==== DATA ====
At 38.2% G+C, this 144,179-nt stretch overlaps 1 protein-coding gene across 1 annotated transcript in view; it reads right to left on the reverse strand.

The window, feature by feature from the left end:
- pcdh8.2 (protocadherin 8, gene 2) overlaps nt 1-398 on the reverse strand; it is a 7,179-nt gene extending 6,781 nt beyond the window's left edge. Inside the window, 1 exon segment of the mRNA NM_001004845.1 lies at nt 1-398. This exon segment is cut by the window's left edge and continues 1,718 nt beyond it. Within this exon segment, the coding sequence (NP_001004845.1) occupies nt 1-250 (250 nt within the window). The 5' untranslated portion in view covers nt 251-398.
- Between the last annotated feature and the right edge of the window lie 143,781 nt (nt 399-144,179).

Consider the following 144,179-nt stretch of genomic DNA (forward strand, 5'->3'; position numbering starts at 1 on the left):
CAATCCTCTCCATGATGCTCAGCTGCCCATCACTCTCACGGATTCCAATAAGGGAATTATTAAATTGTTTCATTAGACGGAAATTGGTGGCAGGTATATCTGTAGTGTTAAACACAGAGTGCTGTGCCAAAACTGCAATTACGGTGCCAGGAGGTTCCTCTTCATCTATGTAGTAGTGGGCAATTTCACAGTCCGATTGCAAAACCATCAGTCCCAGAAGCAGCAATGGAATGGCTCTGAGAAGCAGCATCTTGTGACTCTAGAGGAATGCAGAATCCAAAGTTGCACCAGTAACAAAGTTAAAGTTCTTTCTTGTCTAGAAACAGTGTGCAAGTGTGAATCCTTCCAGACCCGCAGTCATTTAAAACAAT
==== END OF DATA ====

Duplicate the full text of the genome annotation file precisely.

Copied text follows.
At 38.2% G+C, this 144,179-nt stretch overlaps 1 protein-coding gene across 1 annotated transcript in view; it reads right to left on the reverse strand.

The window, feature by feature from the left end:
- pcdh8.2 (protocadherin 8, gene 2) overlaps nt 1-398 on the reverse strand; it is a 7,179-nt gene extending 6,781 nt beyond the window's left edge. Inside the window, 1 exon segment of the mRNA NM_001004845.1 lies at nt 1-398. This exon segment is cut by the window's left edge and continues 1,718 nt beyond it. Within this exon segment, the coding sequence (NP_001004845.1) occupies nt 1-250 (250 nt within the window). The 5' untranslated portion in view covers nt 251-398.
- Between the last annotated feature and the right edge of the window lie 143,781 nt (nt 399-144,179).

Consider the following 144,179-nt stretch of genomic DNA (forward strand, 5'->3'; position numbering starts at 1 on the left):
CAATCCTCTCCATGATGCTCAGCTGCCCATCACTCTCACGGATTCCAATAAGGGAATTATTAAATTGTTTCATTAGACGGAAATTGGTGGCAGGTATATCTGTAGTGTTAAACACAGAGTGCTGTGCCAAAACTGCAATTACGGTGCCAGGAGGTTCCTCTTCATCTATGTAGTAGTGGGCAATTTCACAGTCCGATTGCAAAACCATCAGTCCCAGAAGCAGCAATGGAATGGCTCTGAGAAGCAGCATCTTGTGACTCTAGAGGAATGCAGAATCCAAAGTTGCACCAGTAACAAAGTTAAAGTTCTTTCTTGTCTAGAAACAGTGTGCAAGTGTGAATCCTTCCAGACCCGCAGTCATTTAAAACAAT